Search

Focus on prostate cancer: Phil Kissi talks about survival

PUBLISHED: 11:45 19 January 2013 | UPDATED: 11:45 19 January 2013

Phil Kissi

Phil Kissi

Archant

Phil Kissi believes the support of family, friends, work colleagues and the medical profession is vital to surviving the disease.

Phil Kissi with wife Linda believes support of close family and friends is vital in helping men tackle prostate cancerPhil Kissi with wife Linda believes support of close family and friends is vital in helping men tackle prostate cancer

Although he owes his early diagnoses of prostate cancer to a daytime BBC TV show in 2005, he is clear about the huge impact the support and understanding of his GP, family and work colleagues has had on his subsequent survival.

Phil, 54, from the Isle of Dogs, had no less than three PSA blood tests before one showed something abnormal.

He said: “I just wanted to make sure there were no problems because I was planning to get married.”

Another reason for his concern was that both his paternal and maternal grandfathers had experienced what he called “hidden problems”.

After his third test, Phil had a biopsy (where a small sample of tissue is removed) which revealed he had a rare but aggressive form of the disease.

“I said ‘when can I have it removed?’ I knew all about the options because I had been reading the booklet from Prostate Cancer UK. I was already prepared for it mentally, but my family wasn’t, my children weren’t, my fiancée wasn’t.”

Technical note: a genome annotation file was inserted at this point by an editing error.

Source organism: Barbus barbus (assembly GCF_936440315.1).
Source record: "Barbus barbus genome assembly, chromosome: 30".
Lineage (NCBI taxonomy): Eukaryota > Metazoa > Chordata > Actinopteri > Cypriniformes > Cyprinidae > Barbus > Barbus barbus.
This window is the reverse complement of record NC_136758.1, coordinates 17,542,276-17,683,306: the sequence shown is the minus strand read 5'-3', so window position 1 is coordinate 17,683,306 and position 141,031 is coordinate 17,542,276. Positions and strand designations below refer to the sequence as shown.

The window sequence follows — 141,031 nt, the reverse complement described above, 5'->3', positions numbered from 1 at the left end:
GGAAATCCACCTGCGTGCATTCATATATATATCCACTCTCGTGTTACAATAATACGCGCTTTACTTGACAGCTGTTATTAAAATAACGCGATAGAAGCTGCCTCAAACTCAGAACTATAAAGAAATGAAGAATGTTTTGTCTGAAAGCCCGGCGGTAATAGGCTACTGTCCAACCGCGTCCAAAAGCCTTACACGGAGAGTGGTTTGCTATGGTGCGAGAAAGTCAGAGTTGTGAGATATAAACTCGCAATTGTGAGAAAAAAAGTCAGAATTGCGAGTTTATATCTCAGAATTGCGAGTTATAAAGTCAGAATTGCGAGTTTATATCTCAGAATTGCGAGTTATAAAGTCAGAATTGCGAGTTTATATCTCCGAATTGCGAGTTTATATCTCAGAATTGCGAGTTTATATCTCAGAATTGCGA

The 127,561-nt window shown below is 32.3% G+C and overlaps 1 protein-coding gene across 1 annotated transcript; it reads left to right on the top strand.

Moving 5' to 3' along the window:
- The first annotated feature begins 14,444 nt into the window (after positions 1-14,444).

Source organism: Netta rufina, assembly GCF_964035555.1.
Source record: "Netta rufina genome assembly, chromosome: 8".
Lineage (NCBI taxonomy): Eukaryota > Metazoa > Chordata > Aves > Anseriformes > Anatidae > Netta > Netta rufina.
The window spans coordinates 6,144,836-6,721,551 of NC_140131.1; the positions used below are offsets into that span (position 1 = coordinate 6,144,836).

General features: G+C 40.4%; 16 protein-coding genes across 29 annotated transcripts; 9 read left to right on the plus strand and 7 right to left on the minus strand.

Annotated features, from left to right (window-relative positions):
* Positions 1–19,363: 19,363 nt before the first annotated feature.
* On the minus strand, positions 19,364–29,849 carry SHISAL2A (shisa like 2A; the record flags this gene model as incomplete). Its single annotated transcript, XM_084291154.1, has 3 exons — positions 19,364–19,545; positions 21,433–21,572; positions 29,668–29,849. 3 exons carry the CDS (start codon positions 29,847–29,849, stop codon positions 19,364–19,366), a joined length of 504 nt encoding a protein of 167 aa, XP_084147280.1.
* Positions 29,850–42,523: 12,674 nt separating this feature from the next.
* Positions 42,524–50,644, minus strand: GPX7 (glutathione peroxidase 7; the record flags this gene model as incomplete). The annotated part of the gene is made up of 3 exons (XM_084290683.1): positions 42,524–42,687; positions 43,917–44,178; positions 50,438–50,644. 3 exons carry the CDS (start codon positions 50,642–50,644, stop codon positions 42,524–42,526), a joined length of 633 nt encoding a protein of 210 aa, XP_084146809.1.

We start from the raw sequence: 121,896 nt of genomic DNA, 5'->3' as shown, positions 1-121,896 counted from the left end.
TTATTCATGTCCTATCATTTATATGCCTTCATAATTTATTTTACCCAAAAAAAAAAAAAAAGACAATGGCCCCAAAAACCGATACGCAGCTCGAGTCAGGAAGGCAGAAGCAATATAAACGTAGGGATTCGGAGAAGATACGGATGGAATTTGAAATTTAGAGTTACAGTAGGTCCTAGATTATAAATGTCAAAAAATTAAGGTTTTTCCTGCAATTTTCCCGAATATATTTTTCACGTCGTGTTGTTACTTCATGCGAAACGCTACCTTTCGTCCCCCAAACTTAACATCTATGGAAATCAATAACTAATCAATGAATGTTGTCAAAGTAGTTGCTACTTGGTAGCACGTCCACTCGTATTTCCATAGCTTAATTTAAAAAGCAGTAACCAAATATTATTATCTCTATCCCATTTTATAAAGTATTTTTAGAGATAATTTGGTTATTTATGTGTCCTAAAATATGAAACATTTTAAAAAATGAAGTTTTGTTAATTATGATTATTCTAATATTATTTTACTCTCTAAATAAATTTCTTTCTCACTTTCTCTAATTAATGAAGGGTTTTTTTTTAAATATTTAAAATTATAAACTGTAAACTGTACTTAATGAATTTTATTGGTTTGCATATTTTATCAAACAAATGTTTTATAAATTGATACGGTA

His surgery was successfully completed at Guy’s and St Thomas’ Hospital and Phil quickly resumed his active life. The experience has changed his life.

He left his job in the civil service and set up his company Moving Forward to train young people and get them into work, and is committed to training young athletes and raising prostate cancer awareness.

He urged men to take responsibility for their own health but also to share their concerns with those closest to them, as well as the medical profession.

“You need to tell someone close to you and share that responsibility. You do not need to die of shame because that is the alternative if you don’t.

“There are people to guide every step. It’s all about bringing that awareness home, not just to men but their wives, girlfriends, partners and families.They all have a part to play.

“We need to talk about the things that men don’t want to talk about.”


If you value what this story gives you, please consider supporting the East London Advertiser. Click the link in the orange box above for details.

Become a supporter

This newspaper has been a central part of community life for many years. Our industry faces testing times, which is why we're asking for your support. Every contribution will help us continue to produce local journalism that makes a measurable difference to our community.

Latest from the East London Advertiser